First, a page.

Chew on This: Benefits of Chewing on Long-term Depression, Anxiety Disorder, Cognition, Attention, and Digestion

By Sharon Bachman

Smoothies are great, but consider this before drinking your calories:

Chewing, or mastication, is more important to our well-being than just crushing food to aid in swallowing and digestion. I’m not in any way trying to down play the importance of chewing on our digestion process, but what I am trying to do is prove the link between chewing and our brain chemistry, and the importance of balanced and proper chewing on neurons in the brain.

In the research article Chewing Prevents Stress-induced Hippocampal LTD Formation and Anxiety-related Behaviors:  A Possible Role of the Dopaminergic System, Ono, Koizumi and Onozuka (2015), examined the effects of chewing on stress-induced long-term depression (LTD), concentration, and anxiety behaviors. The study used electrophysiological and micro-dialysis methods of testing rats and found rats that chewed on a wooden stick during restraint induced stress, had elevated levels of dopamine, serotonin, and norepinephrine (all feel good hormones) in the hippocampus region of the brain via it’s reciprocal connection with the amygdala and the prefrontal cortex. The prefrontal cortex plays an important role in regulating anxiety-related behaviors, LTD, and memory. Another study conducted by the University of Cardiff found that people who tend to chew more often report lower levels of anxiety, stress and depression. These researchers believe that chewing activates a pattern of serotonin (a feel good hormone) in the brain.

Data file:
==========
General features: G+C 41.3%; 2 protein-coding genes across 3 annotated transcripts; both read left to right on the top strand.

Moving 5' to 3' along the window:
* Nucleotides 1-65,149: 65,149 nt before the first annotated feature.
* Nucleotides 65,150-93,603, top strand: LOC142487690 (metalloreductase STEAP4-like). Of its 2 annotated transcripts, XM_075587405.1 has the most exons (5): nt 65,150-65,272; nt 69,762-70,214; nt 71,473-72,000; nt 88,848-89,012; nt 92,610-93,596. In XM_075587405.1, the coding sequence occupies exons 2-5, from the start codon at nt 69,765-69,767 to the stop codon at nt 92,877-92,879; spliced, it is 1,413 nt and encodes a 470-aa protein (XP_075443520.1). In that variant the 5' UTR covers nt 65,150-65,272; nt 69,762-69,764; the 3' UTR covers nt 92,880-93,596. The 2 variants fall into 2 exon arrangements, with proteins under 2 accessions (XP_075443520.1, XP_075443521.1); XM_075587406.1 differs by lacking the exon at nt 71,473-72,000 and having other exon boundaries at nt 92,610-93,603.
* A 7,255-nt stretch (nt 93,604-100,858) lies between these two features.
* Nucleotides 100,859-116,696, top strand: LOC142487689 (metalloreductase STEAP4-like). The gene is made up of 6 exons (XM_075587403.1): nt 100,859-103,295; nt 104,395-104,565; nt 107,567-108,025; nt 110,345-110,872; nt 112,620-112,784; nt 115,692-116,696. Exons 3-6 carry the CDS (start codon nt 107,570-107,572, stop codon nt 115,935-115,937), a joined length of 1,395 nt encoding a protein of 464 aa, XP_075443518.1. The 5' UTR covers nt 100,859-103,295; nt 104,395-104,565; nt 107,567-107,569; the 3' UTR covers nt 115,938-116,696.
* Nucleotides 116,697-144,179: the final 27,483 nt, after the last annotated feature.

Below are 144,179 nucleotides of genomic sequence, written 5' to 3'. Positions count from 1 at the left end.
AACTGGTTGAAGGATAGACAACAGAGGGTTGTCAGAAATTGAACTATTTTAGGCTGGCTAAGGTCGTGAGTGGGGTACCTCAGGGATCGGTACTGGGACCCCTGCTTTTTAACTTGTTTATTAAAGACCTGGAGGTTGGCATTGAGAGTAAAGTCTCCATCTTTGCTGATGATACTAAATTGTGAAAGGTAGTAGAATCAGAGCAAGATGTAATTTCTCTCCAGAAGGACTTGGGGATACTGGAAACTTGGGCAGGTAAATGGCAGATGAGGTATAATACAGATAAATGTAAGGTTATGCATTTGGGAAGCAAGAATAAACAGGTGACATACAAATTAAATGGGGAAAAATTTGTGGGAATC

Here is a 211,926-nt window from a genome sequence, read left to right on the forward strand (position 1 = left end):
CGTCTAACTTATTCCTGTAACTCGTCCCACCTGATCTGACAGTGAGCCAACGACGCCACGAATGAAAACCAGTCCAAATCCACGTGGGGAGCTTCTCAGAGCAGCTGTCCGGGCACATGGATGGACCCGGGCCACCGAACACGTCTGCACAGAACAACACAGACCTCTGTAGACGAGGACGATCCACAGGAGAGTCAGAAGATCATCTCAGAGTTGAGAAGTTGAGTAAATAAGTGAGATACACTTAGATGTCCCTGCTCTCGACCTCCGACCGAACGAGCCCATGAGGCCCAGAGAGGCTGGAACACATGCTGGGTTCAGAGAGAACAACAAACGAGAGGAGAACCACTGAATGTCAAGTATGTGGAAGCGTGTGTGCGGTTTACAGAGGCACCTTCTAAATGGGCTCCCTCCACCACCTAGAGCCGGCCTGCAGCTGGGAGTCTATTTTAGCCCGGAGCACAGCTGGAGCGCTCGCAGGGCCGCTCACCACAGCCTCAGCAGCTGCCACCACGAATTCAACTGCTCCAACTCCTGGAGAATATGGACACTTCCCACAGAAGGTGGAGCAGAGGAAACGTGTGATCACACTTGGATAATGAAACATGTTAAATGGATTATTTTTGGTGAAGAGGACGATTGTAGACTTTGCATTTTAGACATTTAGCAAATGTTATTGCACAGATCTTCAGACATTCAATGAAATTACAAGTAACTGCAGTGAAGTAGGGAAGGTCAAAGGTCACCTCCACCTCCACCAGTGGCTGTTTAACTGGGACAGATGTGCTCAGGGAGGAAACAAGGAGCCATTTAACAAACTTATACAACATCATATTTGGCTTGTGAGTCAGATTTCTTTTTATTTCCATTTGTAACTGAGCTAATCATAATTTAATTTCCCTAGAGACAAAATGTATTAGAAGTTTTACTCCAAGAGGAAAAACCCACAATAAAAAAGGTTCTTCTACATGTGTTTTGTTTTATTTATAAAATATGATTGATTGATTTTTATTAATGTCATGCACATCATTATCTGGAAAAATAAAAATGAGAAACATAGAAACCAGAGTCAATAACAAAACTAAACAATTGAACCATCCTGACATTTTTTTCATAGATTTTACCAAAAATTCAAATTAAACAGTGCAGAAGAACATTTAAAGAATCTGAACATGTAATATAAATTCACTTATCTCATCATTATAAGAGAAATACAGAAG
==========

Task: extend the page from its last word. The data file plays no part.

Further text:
In another article entitled, Chewing and Attention:  A Positive Effect on Sustained Attention, Hirano & Onozuka, (2015), have discovered a relationship between chewing and cognition, especially attention. Chewing gum aids in sleepiness prevention during learning, work, and driving. The findings of this study found a unique function that affects brain function. These functions were investigated by means of electroencephalography (EEG). Obviously, there’s an explanation involving the neurophysiological aspect: researchers found that when chewing, not only the attention increases, but also the cognitive processing speeds up. In reality, when chewing, we concentrate better and are more careful, so that we respond more quickly to stimuli.

Scientists believe this is a primal heritage. Generally, when animals eat they are more helpless. It is logical that in this moment they need to have increased senses to detect and react to possible dangers.

Eat lots fresh, raw, and crunchy fruit and vegetable snacks which require a great deal of chewing. Recite the alphabet while you chew each mouthful. This will ensure time for our brain to send “full” signals, help release all those feel-good brain hormones, which combat long-term depression (known to cause us to over eat), help with anxiety behaviors (also known to cause mindless eating), increase memory, attention, and relaxation. It takes 20 minutes for our brain to tell us we are full. Chew slow, enjoy the taste, and texture of each morsel to give your brain time to feel full. Chew zero calorie gum during stressful times.